The target market is typically those living in places like Milwaukee or across the border in Illinois who can afford waterfront property. In Vilas County, more than 60 percent of homes are considered seasonal.
The Wisconsin Realtors Association reports home sales are up more than 8 percent to date in Oneida County, where Bramley and her husband live. In neighboring Vilas County, sales are up 22 percent so far this year.
Rumors have been flying about hundreds of new children attending school in the area, said Justin Szews, principal of Lakeland Union High School in Minocqua. He said in reality, there’s been a slight uptick of roughly 30 students at the high school, with around 760 children enrolled this year.
He said enrollment has remained relatively flat over that time, with around 715 to 730 students each year.
A handful of new families he’s talked with have indicated that they always thought about moving to the area after vacationing there and now seemed like the best time.
Lizeth Lanz Schattner and her husband Will wanted to make the move north for reasons similar reasons to Bramley and Davis.
The two lived in an expensive home near San Diego, and they wanted to get out from under their bills.
Her husband is from northern Wisconsin, so they began looking for homes to rent in Minocqua, but that was hard to find. Eventually, they moved up to Eagle River in February just before the pandemic hit.
“I feel like we just got out in time,” said Lizeth.
Lizeth said she got her license to open a spa in Eagle River right before everything shut down. Since then, she’s been able to begin providing services and her husband is able to work remotely providing technical support for a company that provides infrastructure to data centers.
Safety wasn’t a driving factor in the couple’s decision, although Lizeth said northern Wisconsin feels more “laid back” than cities with restrictions seeking to curb the spread of the virus. When clients come for appointments, she takes precautions by wearing a mask and doing enhanced cleaning.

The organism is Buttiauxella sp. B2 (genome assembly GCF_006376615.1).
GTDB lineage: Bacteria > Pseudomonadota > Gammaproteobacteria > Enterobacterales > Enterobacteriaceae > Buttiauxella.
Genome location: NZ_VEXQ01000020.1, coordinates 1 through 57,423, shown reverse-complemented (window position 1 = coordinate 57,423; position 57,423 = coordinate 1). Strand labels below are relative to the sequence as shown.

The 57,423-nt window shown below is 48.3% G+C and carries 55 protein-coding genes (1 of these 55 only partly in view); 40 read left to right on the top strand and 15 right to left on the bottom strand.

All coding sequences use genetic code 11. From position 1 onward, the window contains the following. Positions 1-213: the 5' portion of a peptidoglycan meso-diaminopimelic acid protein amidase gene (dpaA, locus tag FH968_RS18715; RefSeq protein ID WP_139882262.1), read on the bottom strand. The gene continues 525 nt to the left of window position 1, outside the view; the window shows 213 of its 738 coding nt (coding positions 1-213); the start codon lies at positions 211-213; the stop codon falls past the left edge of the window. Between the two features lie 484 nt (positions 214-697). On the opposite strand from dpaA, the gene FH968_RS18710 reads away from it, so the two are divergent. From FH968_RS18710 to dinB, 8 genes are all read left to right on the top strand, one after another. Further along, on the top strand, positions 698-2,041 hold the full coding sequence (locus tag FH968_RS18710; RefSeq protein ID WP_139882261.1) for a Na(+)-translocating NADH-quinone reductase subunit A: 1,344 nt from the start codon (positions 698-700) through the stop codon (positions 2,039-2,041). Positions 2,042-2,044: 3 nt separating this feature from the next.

“I feel so blessed. … I feel like I’m living a normal life,” she said.
The low cost of living, serene setting of the Northwoods and space drew both couples to northern Wisconsin. Yet, places like Oneida and Vilas counties are not immune to the virus, and they’re seeing a high level of COVID-19 activity just like every other county in the state.
A Harris poll conducted during late April found 39 percent of roughly 2,050 adults were thinking about moving from cities to less-crowded areas due to the COVID-19 crisis. Those under 35 were more likely to consider making a change.
“There has been a regular influx of people in their 30s, 40s, and 50s moving into just about every rural county in the country,” said Winchester.
While reasons vary, Winchester said they often include a desire for a simpler life, safety, more affordable housing and outdoor recreation. Teens may be leaving small towns after graduation, but research he’s conducted in neighboring Minnesota show the number of people who are 30 to 49 years old increased in rural counties from 1990 to 2000